Thank you for reaching out. May we meet in Newark on a convenient day?
I’ve mentioned Nimbit in the past. There are several other online stores where you can market your music, including Bandcamp and Topspin Media, and I can’t make any comparative analyses between them. After receiving a press release from Presonus a few months ago indicating they’d purchased Nimbit I signed up for a free account, moved all of my music from my website to the store front I created on Nimbit, and being letting people know that my work was available there. I love it!
All of my work is set to stream at no cost; if anyone wants to throw a few shekels in the pot they’re free to do so, but it’s not required. I do set a nominal price for those who may want to download tracks to their hard drive.
As I mentioned in a blog last Friday, I just finished work on “1234,” a nearly 18 minute long symphonic work that I produced inside the box. I hoisted this piece onto my Nimbit site and began letting people on Facebook know that it had been posted over the weekend.
When I checked my e mail this morning (Monday) a message from Nimbit was sitting in my inbox that shocked me. Someone I did not know, and had had no contact with, went to my store, listened to “1234,” bought it for $1.99-and tipped me fifty dollars!
Wow, what a great compliment!
After spending more than a year applying pencil to paper, transcribing notes into Finale, and then moving over to my intel i7 email@example.com GHz computer (running Windows 7) to realize the score in Cubase 5, I’m done. During the six months or so spent inputting 1234 I added more memory to my computer, bringing the total up to 16 gigs, which allowed me to load about a dozen virtual instruments (mostly fairly tricked out Vienna Symphonic Library presets that I built myself) and one instance of Altiverb.
1234 uses many instruments. In addition to a full orchestra, with some of the VSL parts being augmented with the LASS and Cinematic Strings libraries, I incorporated a full sax section (supplied by the superb Broadway Big Band Library), electric guitars (thanks to Electri6ity, an amazing plug-in, and NI’s Guitar Rig software), a rhythm section built on Battery 3, Trillion bass guitar, and the outstanding Ivory piano library, plus a few sundries, including a Prepared Piano, courtesy of the John Cage disk that Bigfish Audio released a few years ago.
A fair amount of rewriting was done during the MIDI tracking process. After listening to many contemporary music scores I decided to incorporate some unusual rhythmic elements to the second movement-7 sixteenths in place of 4, for example, in the strings, while a 5 quarter note against 4 rhythm underpinned the brass. I wrote out the number of midi ticks that these rhythms translated into, and after performing in the parts edited them-there’s no way that I could play these rhythms in real time with any conviction; I simply don’t have the experience to feel them. I also touched up the orchestration, realizing, for example, that when they had important lines within a dense texture the four French Horns needed to be doubled by the trombones.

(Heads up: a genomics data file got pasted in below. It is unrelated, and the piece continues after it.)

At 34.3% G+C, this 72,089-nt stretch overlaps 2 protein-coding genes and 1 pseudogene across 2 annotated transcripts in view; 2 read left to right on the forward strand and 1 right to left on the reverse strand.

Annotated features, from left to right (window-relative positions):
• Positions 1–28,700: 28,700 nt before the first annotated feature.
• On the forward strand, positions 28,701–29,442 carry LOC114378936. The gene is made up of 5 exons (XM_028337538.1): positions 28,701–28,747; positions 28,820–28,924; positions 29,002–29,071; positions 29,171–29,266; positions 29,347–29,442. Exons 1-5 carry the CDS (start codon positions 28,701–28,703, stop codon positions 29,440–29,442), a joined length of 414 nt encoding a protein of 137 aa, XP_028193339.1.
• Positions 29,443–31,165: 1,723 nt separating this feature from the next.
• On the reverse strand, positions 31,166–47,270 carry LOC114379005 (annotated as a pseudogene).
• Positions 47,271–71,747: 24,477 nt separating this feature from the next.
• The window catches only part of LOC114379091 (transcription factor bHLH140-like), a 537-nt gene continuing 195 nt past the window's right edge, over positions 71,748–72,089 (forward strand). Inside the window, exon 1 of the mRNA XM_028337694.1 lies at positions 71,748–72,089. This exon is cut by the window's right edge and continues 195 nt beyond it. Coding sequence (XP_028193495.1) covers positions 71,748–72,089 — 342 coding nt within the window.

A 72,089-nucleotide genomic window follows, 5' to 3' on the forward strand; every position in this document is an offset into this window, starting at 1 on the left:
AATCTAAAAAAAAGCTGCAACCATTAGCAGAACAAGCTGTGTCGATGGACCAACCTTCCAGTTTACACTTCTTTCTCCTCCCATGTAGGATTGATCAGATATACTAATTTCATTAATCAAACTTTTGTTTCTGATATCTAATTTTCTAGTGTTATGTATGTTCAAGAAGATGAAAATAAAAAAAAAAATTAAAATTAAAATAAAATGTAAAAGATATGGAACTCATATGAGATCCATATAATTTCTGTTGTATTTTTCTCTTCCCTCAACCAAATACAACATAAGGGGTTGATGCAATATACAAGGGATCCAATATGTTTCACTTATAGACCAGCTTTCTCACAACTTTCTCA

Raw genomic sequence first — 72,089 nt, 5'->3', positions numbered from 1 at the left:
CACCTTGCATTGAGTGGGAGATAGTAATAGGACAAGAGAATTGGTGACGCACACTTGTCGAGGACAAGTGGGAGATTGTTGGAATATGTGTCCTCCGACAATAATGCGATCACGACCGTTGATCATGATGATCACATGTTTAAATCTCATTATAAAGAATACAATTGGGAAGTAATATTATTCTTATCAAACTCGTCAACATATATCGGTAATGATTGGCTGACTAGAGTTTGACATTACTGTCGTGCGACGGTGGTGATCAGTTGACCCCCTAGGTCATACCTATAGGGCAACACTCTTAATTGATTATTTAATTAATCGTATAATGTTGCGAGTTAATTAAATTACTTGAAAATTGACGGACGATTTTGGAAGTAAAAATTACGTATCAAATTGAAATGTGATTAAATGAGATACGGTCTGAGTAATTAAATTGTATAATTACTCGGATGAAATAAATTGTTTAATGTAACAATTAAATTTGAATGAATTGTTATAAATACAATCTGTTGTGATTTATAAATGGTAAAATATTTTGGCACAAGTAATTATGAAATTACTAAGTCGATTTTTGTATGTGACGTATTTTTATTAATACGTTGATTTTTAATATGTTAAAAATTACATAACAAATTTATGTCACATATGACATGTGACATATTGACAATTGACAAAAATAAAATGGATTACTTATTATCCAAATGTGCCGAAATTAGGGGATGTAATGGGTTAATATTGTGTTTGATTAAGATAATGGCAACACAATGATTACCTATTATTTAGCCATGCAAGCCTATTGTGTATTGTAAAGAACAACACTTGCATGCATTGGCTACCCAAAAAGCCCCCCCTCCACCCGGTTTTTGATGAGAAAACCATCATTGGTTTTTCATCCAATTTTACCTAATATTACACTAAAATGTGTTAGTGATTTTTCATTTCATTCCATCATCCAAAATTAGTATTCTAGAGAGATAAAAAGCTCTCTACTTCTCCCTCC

My buddy Ed Goldfarb (I’ve mentioned him before, he’s a brilliant musician) mixes and masters many of my projects. The process goes like this: I commit the midi tracks to audio, bring these tracks up in my Cubase mixer, and set relative levels. From that point on I don’t touch the faders. When levels need to be tweaked I go reload the midi parts and ride either the controller affecting level (7) expression (11), or both, then commit the part to audio again. It does take some time, but at the end of the process I have a stereo mix, which I bounce and send to Ed along with the individual tracks, that reflects exactly how I hear the balance between parts. If Ed hears things a bit differently, great.
I’m a huge fan of Gobbler (www.gobbler.com), and while I was working on 1234 they released the Windows version of this file transfer program, which I used to send audio files to Ed. A great improvement over the old method, which involved dropping tracks to CD’s or DVD’s and sending them to California by mail.
Of course, samples can’t replace the real thing, but I think we did a fairly good job on this one. Take a listen if you have a few minutes (17” plus, to be exact) and let me know what we could have done better! To access the mp3’s, please follow the link to my Nimbit store ( http://www.nimbitmusic.com/garyeskow), enter the Midi demo category, and hit the play button to the left of 1. Nimbit is a great place to sell your music, but all of my stuff streams for free.
PS: Facebook is great, isn’t it? I sent out invitations to listen to this piece to a number of my “friends,” including Anthony Newman, with whom I’ve had no direct contact. I just got a great note from Tony in which he said some extremely positive things about the composition and asked about the techniques that were used in its construction.
You want to dig into James Taylor, maybe check out his interpretative sensibility? Dial in his version of Buddy Holly’s “Everyday.” Yes, the middle eight is JT’s invention.